Prudential Considering Action Against Wells Fargo

Prudential Considering Action Against Wells Fargo

February 23, 2017         Written By John H. Oldshue

Wells Fargo may face more financial repercussions over last year’s scandal. In September, the financial giant was fined $185 million for opening millions of fake accounts under customers’ names without their knowledge or permission. Now, the bank may face more losses, as Prudential Financial may press the bank to cover their costs resulting from the probes and lawsuits after Wells Fargo retail bankers improperly sold its MyTerm insurance.

“The company has provided notice to Wells Fargo that it may seek indemnification under the MyTerm distribution agreement,” Prudential said in a February 17 regulatory filing.

In its filing, Prudential also reported it has received, “inquiries, requests for information a subpoena and a civil investigative demand related to this matter from state and federal regulators.” Shareholders have also demanded to inspect books and records.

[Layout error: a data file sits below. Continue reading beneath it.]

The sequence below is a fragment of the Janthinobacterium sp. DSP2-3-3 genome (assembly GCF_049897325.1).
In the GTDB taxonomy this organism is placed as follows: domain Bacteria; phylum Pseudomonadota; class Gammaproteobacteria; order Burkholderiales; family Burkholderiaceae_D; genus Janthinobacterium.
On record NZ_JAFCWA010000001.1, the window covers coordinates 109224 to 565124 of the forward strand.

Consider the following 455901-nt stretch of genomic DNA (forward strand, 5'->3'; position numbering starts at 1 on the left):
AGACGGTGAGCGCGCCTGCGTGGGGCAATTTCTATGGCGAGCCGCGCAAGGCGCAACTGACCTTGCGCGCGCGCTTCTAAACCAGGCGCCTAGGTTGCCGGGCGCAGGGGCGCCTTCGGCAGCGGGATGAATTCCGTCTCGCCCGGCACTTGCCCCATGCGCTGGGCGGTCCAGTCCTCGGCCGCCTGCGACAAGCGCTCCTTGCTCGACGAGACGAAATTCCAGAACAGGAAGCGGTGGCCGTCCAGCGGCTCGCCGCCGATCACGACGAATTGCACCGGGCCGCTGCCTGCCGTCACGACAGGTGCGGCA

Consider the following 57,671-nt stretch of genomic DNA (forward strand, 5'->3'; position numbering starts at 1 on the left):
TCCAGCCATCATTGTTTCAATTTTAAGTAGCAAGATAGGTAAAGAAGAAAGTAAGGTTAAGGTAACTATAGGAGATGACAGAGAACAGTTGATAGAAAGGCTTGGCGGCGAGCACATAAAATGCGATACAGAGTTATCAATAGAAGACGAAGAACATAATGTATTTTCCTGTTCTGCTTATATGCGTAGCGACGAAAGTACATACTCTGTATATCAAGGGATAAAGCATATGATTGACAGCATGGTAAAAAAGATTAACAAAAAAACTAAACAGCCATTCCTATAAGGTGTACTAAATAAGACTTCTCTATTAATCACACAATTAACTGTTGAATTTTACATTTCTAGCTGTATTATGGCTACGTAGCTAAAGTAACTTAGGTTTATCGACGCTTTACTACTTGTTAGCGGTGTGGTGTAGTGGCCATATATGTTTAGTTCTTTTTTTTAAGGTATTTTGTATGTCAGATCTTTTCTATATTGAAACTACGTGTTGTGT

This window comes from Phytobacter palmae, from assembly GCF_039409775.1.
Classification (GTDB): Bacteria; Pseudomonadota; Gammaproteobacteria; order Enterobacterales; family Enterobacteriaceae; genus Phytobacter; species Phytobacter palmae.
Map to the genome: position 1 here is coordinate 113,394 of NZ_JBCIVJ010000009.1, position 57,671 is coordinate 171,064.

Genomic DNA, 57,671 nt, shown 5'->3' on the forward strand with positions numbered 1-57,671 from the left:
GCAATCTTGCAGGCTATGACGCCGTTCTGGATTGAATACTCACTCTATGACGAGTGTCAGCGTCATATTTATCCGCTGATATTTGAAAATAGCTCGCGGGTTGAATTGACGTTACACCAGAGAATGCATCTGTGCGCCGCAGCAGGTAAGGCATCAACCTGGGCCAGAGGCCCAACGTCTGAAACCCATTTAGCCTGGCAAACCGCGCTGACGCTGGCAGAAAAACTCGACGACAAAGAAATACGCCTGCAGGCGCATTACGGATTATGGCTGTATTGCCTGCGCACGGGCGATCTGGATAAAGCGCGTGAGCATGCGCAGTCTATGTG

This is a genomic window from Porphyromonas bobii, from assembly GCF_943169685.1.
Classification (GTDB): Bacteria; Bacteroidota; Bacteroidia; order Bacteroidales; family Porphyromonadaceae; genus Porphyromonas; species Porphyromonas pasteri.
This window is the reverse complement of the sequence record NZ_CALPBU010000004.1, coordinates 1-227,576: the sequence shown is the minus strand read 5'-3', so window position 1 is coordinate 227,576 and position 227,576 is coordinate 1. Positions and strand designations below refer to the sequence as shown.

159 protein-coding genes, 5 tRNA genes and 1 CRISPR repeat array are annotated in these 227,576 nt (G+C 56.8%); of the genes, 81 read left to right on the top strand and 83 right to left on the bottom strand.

Prudential suspended the distribution of MyTerm, a life insurance policy sold through Wells Fargo, in December when it launched an investigation into how the bank was selling the product. This followed a wrongful termination suit that had been filed in New Jersey by three former Prudential corporate investigation managers. They were fired after reporting that Wells employees had signed up bank customers for Prudential policies without those customers’ permission or knowledge.

Legally, bankers cannot sell insurance since they are not licensed, which means Wells Fargo employees should have directed interested customers to self-service kiosks at branches or online.

Prudential has not made it clear how much they may seek from Wells Fargo.

The information contained within this article was accurate as of February 23, 2017. For up-to-date
information on any of the terms, cards or offers mentioned above, visit the issuer's website.


About John H. Oldshue

John Oldshue is the creator of He worked for over 15 years in television and won an Emmy award for his reporting. He covers credit card rate issues for
View all posts by John H. Oldshue
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